Courtesy of Lukas Flippo
The admissions cycle for the class of 2025 was unlike any Yale had seen before, with a test optional policy and an exceptionally large applicant pool.
Early in the pandemic, the Yale Office of Undergraduate Admissions announced that it would be making previously required or recommended tests — such as the SAT, ACT and SAT subject tests — optional for the upcoming admissions cycle. This was not the only difference in this year’s admissions cycle, as Yale saw a significant increase in the number of applicants in both rounds, totaling 46,905 — a 33 percent increase from last year’s 35,220 applications. The class of 2025 established a 4.62 percent acceptance rate across early and regular admissions.
“We don’t measure success by the number of applications we deny,” Dean of Undergraduate Admissions and Financial Aid Jeremiah Quinlan told the News. “In everything that we do strategically, quality and diversity is more important than quantity. Quantity is just something you have to deal with when you clearly have such a huge increase in applications.”
Quinlan noted that the large growth in applications is in part due to the new test optional admissions process, along with outreach efforts and sentiment toward higher education. Last fall, he told the News that admissions officers received training on how to evaluate data points other than test scores on an application to determine whether an applicant would succeed at Yale.
Though the News first reported in June 2020 that the optional testing would only last for the 2020-21 admissions cycle, Yale announced on Feb. 11 that the test optional policy would apply to the 2021-22 admissions cycle as well.
“All high school seniors now have a straightforward option: submit SAT or ACT scores if you wish,” Quinlan told the News. “I know that students will have many priorities when schools eventually reopen; I believe that completing standardized tests in time for an upcoming application deadline should not be among them.”
With the pandemic also came an increased number of admitted first years originally in the class of 2024 who decided to take gap years. Around 340 students postponed their matriculation. Despite this, Director of Outreach and Communications Mark Dunn said the admissions office did not plan to reduce the number of admissions offers for the class of 2025.
The admissions office followed through, accepting 837 students from the 7,939 early action applicants, the largest number of early applicants in Yale’s history.
This significant increase in the number of applications also affected regular decision admissions, causing the decision release date to be delayed to April 6. When decision day came around, the admissions office announced that it had admitted 2,169 students from a record-high pool of 46,905 applicants.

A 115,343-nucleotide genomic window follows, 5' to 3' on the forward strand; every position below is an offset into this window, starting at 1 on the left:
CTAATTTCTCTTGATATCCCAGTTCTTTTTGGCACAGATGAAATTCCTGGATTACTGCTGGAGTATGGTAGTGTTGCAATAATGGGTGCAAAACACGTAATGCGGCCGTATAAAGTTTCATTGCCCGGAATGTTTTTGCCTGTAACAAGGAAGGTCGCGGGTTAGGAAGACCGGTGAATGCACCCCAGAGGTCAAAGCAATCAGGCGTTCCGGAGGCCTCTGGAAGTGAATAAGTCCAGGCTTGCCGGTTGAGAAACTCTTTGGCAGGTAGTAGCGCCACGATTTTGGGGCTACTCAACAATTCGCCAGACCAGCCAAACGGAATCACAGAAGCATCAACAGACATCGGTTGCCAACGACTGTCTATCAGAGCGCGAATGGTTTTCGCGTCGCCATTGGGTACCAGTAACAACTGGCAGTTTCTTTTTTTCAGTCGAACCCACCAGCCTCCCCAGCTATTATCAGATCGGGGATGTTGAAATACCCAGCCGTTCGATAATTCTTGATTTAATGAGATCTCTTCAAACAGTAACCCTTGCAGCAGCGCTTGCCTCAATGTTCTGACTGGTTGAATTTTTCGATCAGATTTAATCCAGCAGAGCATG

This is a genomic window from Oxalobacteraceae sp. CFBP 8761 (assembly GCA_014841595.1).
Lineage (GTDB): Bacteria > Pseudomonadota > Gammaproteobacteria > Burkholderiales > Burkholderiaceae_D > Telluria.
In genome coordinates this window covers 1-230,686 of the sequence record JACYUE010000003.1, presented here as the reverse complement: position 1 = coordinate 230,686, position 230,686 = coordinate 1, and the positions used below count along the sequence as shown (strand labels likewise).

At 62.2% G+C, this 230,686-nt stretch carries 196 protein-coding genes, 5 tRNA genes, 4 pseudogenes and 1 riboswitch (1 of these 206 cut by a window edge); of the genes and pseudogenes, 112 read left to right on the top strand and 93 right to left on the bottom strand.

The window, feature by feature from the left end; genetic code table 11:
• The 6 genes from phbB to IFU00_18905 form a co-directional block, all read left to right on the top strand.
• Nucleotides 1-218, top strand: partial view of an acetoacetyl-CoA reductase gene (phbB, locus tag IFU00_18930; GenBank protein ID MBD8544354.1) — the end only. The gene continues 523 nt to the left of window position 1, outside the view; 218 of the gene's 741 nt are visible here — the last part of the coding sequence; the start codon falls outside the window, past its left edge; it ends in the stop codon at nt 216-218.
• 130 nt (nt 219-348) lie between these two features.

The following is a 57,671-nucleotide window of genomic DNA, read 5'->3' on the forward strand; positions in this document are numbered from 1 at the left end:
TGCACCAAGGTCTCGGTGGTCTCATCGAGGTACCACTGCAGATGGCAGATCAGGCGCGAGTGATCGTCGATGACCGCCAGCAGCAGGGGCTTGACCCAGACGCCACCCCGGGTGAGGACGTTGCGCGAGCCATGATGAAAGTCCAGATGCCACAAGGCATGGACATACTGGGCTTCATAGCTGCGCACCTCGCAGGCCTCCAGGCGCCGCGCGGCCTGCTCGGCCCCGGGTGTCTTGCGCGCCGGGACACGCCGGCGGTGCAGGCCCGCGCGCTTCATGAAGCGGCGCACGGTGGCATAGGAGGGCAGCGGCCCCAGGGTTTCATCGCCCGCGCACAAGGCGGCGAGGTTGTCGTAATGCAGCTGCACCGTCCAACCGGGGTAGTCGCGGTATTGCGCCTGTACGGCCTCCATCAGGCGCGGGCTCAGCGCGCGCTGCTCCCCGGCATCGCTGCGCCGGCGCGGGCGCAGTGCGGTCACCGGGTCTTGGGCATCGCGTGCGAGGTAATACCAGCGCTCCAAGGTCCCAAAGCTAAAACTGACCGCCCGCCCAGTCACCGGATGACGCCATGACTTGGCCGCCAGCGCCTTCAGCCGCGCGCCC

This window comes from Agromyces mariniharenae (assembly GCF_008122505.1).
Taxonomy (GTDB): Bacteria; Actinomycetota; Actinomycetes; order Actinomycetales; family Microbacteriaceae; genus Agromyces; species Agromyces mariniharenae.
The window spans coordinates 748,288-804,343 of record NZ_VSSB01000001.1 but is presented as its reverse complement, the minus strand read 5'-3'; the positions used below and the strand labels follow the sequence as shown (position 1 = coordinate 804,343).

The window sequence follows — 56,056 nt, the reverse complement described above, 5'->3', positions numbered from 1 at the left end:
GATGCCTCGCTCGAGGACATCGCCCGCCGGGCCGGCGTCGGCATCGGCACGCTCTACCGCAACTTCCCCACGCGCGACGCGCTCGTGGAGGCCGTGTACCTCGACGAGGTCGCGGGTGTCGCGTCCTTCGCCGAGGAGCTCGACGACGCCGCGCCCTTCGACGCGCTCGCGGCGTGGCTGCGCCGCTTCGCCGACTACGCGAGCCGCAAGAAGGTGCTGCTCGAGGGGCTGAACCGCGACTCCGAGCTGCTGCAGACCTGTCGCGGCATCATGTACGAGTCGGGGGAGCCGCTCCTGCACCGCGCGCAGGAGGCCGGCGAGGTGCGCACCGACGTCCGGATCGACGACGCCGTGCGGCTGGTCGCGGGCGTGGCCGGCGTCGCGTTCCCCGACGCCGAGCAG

The admissions office observed four trends in the class of 2025 application pool: an increase in international applicants, an increase in racial diversity of the domestic applicants, an increase in applications from those interested in social sciences and a larger increase in applications from women than from men.
“I think the increase in international applications and increased engagement with our virtual outreach is a positive sign that more promising students from all backgrounds see the value in our model of higher education generally, and in the Yale experience specifically,” Associate Director of Admissions and Director of International Admissions Keith Light wrote in an email to the News.
Due to the increased size of the classes of 2024 and 2025, Yale plans to reallocate resources in order to keep class sizes similar to pre-pandemic levels and ensure that the classroom experience remains “lively and engaged” despite higher enrollment numbers, according to Tamar Gendler, dean of the Faculty of Arts and Sciences .
Anticipating a larger demand for first year and sophomore courses, Gendler explained that the University plans to add staff and resources to popular introductory courses for first years. Additionally, the University hopes to hire a few additional recent Yale PhD graduates to teach upper-level seminars, which would allow for full-time professors to teach more classes for sophomores.
“The main thing for students to know and understand is we are putting additional resources in place and we are profoundly committed to making sure the undergraduate experience next year, even in the face of additional students, feels exactly as lively and engaged as it has in years where we have our standard enrollment levels,” Gendler told the News.
First year orientation begins on Friday, Aug. 27 at 8 p.m.